WASHINGTON, D.C. — For some aspiring priests and religious, the biggest obstacle to pursuing their vocation is student debt.
Because many religious orders do not accept members with outstanding debts, 42 percent of individuals discerning religious life in the U.S. are barred from formation because of their student loans, according to the Laboure Society, a nonprofit that helps people in this situation raise funds to pay off their loans.
According to multiple studies by the Center for Applied Research in the Apostolate at Georgetown University, one in three people seeking to enter religious life carries student debt, which on average amounts to about $28,000.
For Andrew McCullough, an aspiring Dominican, that number was $20,000.
McCullough studied mechanical engineering at the University of Washington in Seattle and moved to Washington, D.C., last fall to be near the Dominican community he hoped to join. The plan was to work off his loans for a year, then begin his novitiate this fall.
After some difficulty finding a job, McCullough realized he would have to delay entry another year, until fall 2018. He currently sells insurance with State Farm, lives according to the Dominican rule for aspirants and joins the brothers for prayer when he can.
“Something about (St. Thomas) Aquinas’ spirituality and his being both kind of a mystic and an intellectual, having a profound sanctity, a real profound holiness but also a great mind really attracted me” to the order, McCullough told CNS.
McCullough said that until recently, the Dominicans’ Eastern province was able to take on a certain amount of student debt, but because of an influx in vocations, the province can no longer afford to pay off entrants’ loans.
A 2012 study by CARA for the National Religious Vocation Conference found that seven in 10 of the religious communities where more than three aspirants had educational debt reported turning someone away because of debt. In the same study, 80 percent of those communities asked someone to delay their application because of debt.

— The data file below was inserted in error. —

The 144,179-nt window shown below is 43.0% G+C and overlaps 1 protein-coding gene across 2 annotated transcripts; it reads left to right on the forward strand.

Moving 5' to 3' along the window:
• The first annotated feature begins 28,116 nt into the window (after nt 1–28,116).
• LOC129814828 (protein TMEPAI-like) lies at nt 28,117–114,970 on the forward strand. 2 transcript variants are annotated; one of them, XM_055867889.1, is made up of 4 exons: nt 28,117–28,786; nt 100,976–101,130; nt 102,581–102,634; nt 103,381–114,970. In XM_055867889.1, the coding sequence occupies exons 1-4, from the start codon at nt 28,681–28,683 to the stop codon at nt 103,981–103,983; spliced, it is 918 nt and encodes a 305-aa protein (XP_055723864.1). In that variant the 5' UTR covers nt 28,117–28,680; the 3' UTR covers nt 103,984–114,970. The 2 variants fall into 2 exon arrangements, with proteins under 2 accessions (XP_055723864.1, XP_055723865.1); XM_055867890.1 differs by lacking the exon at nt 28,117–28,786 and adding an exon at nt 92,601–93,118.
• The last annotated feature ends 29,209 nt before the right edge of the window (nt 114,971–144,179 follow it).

For this story, Catholic News Service reached out to every Catholic seminary and religious community in the Archdiocese of Washington to learn their policies on student debt. Most did not respond.
Paulist Father Frank DeSiano, director of formation, told CNS that the Paulist Fathers will pay new members’ outstanding debt once they are ordained.
“We just consider this one of the things you have to do to make it possible for people not only to enroll in seminary but to support them in their present and their past life,” he said. “We’re not likely to change this. Now if we had 10 guys with $100,000 in debt maybe it would be a different story.”
A spokesman for the Jesuits’ Northeast province said that the Jesuits also are able to pay off entrants’ loans once they are ordained.
For aspirants with greater debts, the Laboure Society’s intensive fundraising program can help individuals raise about $45,000 over six months.
Aspirants are trained in ethical fundraising and strive to meet certain goals along with their classmates each week. In the end, each aspirant tries to raise the same amount, even if they owe more or less.
Ritch, an alumnus of the Laboure Society, owed $60,000 after earning his bachelor’s degree in biology and master’s in neuroscience.
Ritch said the weekly goal of 15 letters, 30 phone calls and five face-to-face meetings with donors was daunting at times.
“It’s a difficult road, but it’s well worth it because it solidifies your commitment to the religious community, talking to various people from different backgrounds who say, ‘Wow, you’re going to raise that much money? That’s ridiculous! Why don’t you just get another job, or why don’t you work a few more years?’ But you want to give your life to the religious community rather than sticking it out for a few more years,” Ritch said.
He also mentioned that it would have been difficult for him to find a well-paying job quickly in his field, because research jobs require months of training.
Ritch took simple vows two years ago and is working this summer at the Franciscan Center, a soup kitchen in Baltimore. He takes courses at the Dominican House of Studies in Washington during the school year.
The Laboure Society is currently making monthly payments on his student loans, and next year will pay off his loans in full.
“Will I teach biology one day? I have no idea,” Ritch said. “Maybe I’ll be able to use the master’s degree … but I want to be a priest of Jesus Christ. That’s what I think God wants, and that’s what I want. If that means being a pastor or a professor, then he’ll give me the grace and the opportunity, and I have to keep saying yes.”